The header section 28 of the ASF stream 16 may also hold a clock_object 44 that defines properties for the timeline for which events are synchronized and against which multimedia objects are presented. FIG. 13 depicts the format of the clock_object 44. An object_ID field 166 holds a UUID to identify the object, and a size field 168 identifies the size of the clock_object 44 in bytes. A packet_clock_type field 170 identifies the UUID of the clock_type that is used by the object. A packet_clock_size field 172 identifies the clock size. A clock_specific_len field 174 identifies the size and bytes of the clock_specific_data field 176 which contains clock-specific data. The clock type alternatives include a clock that has a 32-bit source value and a 16-bit duration value, a clock type that has a 64-bit source value and a 32-bit duration value and a clock type that has a 64-bit source value and a 64-bit duration value.

The ASF stream 16 enables script commands to be embedded as a table in the script_command_object 45. This object 45 may be found in the header section 28 of the ASF stream 16. The script commands ride the ASF stream 16 to the client where they are grabbed by event handlers and executed. FIG. 14A illustrates the format of the script_command_object 45. Like many of the other objects in the header section 28, this object 45 may include an object_ID field 178 for holding a UUID for the object and a size field 180 for holding the size in bytes of the object. A command_ID field 182 identifies the structure of the command entry that is held within the object.

The num_commands field 184 specifies the total number of script commands that are to be executed. The num_types field 186 specifies the total number of different types of script_command types that have been specified. The type_names field 188 is an array of type_names_struc data structures. FIG. 14B depicts the format of this data structure 192. The type_name_len field 194 specifies the number of Unicode characters in the type_names field 196, which is a Unicode string array holding names that specify script command types.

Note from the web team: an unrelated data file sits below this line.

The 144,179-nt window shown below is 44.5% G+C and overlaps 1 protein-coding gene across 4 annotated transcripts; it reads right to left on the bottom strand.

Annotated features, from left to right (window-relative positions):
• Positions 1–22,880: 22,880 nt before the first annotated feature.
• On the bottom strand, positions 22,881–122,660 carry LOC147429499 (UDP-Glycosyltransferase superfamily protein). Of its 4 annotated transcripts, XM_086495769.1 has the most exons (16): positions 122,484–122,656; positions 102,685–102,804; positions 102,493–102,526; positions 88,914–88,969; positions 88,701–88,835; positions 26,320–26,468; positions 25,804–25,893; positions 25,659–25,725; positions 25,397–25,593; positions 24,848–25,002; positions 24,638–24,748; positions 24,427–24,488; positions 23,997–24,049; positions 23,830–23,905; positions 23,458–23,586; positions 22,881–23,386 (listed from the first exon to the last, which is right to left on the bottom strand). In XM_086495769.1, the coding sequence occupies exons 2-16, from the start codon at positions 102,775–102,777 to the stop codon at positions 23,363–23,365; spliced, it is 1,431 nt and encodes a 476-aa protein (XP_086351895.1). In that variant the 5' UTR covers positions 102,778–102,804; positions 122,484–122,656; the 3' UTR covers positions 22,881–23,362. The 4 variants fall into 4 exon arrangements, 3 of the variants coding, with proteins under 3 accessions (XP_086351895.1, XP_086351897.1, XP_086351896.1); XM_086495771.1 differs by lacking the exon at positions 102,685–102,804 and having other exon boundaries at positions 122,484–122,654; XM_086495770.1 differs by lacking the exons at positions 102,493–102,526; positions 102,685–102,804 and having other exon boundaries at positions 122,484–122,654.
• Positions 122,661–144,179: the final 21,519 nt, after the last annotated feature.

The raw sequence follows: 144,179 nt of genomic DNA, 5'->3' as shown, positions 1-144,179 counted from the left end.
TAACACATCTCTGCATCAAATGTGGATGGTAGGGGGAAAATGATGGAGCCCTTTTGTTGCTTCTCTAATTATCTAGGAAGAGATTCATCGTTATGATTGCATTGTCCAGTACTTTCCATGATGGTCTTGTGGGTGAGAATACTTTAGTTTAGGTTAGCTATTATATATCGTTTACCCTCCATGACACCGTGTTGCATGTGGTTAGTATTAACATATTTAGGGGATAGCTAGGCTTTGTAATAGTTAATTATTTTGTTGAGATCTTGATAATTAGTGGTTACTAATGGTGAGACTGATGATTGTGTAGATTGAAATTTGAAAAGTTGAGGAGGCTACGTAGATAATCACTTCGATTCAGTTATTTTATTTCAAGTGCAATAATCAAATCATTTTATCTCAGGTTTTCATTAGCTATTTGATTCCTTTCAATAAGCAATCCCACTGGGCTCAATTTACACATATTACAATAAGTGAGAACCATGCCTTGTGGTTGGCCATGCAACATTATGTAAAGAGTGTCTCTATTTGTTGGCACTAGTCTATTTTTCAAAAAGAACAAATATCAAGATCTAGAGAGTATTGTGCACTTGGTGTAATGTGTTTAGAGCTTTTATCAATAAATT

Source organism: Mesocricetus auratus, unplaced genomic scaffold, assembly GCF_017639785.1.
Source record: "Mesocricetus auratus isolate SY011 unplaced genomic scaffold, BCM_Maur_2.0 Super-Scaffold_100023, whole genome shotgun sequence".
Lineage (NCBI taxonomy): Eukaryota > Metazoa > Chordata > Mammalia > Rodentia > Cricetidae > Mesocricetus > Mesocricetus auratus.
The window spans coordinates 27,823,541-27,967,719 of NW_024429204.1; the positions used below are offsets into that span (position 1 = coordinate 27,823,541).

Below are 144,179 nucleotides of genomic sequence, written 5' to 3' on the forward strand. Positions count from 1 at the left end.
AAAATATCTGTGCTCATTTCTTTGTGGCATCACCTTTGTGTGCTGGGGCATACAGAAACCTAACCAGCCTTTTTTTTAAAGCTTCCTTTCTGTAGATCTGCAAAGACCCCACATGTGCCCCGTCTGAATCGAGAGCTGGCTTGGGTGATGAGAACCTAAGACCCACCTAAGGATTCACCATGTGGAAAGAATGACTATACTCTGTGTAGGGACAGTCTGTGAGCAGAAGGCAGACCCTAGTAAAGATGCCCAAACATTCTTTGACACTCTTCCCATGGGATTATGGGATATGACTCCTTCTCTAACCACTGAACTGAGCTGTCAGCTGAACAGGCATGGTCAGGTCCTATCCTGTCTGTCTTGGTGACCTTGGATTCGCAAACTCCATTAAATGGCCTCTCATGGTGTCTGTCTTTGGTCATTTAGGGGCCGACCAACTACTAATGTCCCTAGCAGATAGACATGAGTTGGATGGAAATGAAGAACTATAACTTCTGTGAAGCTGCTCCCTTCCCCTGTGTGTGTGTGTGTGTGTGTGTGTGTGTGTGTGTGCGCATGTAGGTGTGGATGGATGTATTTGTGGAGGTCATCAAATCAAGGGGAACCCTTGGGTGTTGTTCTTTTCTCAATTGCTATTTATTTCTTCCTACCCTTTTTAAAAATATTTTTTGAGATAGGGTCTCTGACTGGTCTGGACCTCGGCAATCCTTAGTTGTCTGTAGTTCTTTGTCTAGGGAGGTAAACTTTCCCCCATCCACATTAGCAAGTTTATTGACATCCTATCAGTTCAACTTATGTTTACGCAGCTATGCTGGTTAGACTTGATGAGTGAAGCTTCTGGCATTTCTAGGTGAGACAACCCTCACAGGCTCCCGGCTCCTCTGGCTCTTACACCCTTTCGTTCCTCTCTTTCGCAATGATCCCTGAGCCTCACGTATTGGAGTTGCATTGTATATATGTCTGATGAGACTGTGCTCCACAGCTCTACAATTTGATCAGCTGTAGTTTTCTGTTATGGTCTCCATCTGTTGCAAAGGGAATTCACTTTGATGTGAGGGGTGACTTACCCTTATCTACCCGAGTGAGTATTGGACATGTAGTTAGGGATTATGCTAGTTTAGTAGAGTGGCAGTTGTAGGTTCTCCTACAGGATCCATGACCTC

The command_entry field 190 identifies what commands should be executed at which point in the timeline. The command_entry field 190 is implemented as a table of script commands. Each command has an associated command_entry element 198 as shown in FIG. 14C. Each such element 198 has a time field 200 that specifies when the script command is to be executed and a type field 202 that is an index into the type_names array 196 that identifies the start of a Unicode string for the command type. A parameter field 204 holds a parameter value for the script command type.

The script commands may be of a URL type that causes a client browser to be executed to display an indicated URL. The script command may also be of a file name type that launches another ASF file to facilitate “continuous play” audio or video presentations. Those skilled in the art will appreciate that other types of script commands may also be used.

The header section 28 of the ASF stream 16 may also include a codec_object 46. The codec_object 46 provides a mechanism to embed information about a codec dependency that is needed to render the data stream by that codec. The codec object includes a list of codec types (e.g., ACM or ICM) and a descriptive name which enables the construction of a codec property page on the client. FIG. 15A depicts the format of a codec_object 46. The object_id field 206 holds a UUID for the codec_object 46 and the size field 208 specifies the size of the object 46 in bytes. The codec_ID field 210 holds a UUID that specifies the codec_type used by the object. The codec_entry_len field 212 specifies the number of CodecEntry entries that are in the codec_entry field 214. The codec_entry field 214 contains codec-specific data and is an array of CodecEntry elements.

FIG. 15B depicts the format of a single CodecEntry element 216 as found in the codec_entry field 214. A type field 218 specifies the type of codec. A name field 222 holds an array of Unicode characters that specifies the name of the codec and a name_len field 220 specifies the number of Unicode characters in the name field. The description field 226 holds a description of the codec in Unicode characters and the description_len field 224 specifies the number of Unicode characters held within the description field. The cbinfo field 230 holds an array of octets that identify the type of the codec and the cbinfo_len field 228 holds the number of bytes in the cbinfo field 230.

As mentioned above, the data section 30 follows the header section 28 in the ASF stream 16. The data section includes a data_object 47 and interleave_packets 48. A data_object 47 marks the beginning of the data section 30 and correlates the header section 28 with the data section 30. The packets 48 hold the data payloads for the media stream stored within the ASF stream 16.